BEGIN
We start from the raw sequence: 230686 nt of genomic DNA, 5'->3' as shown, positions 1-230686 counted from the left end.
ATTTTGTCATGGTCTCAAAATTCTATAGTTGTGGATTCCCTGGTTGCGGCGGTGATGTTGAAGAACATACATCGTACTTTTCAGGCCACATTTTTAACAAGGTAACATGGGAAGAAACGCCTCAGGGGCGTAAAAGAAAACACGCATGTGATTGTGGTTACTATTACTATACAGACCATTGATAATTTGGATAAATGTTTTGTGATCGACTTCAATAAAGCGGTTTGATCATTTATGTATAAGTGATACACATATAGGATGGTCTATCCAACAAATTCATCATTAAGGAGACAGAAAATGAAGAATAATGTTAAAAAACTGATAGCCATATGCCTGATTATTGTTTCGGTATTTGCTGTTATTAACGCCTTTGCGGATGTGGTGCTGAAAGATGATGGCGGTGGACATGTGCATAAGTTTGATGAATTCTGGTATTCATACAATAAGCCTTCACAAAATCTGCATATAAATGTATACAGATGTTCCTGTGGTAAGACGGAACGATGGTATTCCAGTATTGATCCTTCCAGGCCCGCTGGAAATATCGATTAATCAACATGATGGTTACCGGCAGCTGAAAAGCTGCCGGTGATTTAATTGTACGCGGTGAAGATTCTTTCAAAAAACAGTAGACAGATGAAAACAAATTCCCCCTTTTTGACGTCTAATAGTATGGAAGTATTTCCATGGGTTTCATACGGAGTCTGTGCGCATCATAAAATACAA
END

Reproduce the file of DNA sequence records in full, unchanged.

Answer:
We start from the raw sequence: 230686 nt of genomic DNA, 5'->3' as shown, positions 1-230686 counted from the left end.
ATTTTGTCATGGTCTCAAAATTCTATAGTTGTGGATTCCCTGGTTGCGGCGGTGATGTTGAAGAACATACATCGTACTTTTCAGGCCACATTTTTAACAAGGTAACATGGGAAGAAACGCCTCAGGGGCGTAAAAGAAAACACGCATGTGATTGTGGTTACTATTACTATACAGACCATTGATAATTTGGATAAATGTTTTGTGATCGACTTCAATAAAGCGGTTTGATCATTTATGTATAAGTGATACACATATAGGATGGTCTATCCAACAAATTCATCATTAAGGAGACAGAAAATGAAGAATAATGTTAAAAAACTGATAGCCATATGCCTGATTATTGTTTCGGTATTTGCTGTTATTAACGCCTTTGCGGATGTGGTGCTGAAAGATGATGGCGGTGGACATGTGCATAAGTTTGATGAATTCTGGTATTCATACAATAAGCCTTCACAAAATCTGCATATAAATGTATACAGATGTTCCTGTGGTAAGACGGAACGATGGTATTCCAGTATTGATCCTTCCAGGCCCGCTGGAAATATCGATTAATCAACATGATGGTTACCGGCAGCTGAAAAGCTGCCGGTGATTTAATTGTACGCGGTGAAGATTCTTTCAAAAAACAGTAGACAGATGAAAACAAATTCCCCCTTTTTGACGTCTAATAGTATGGAAGTATTTCCATGGGTTTCATACGGAGTCTGTGCGCATCATAAAATACAA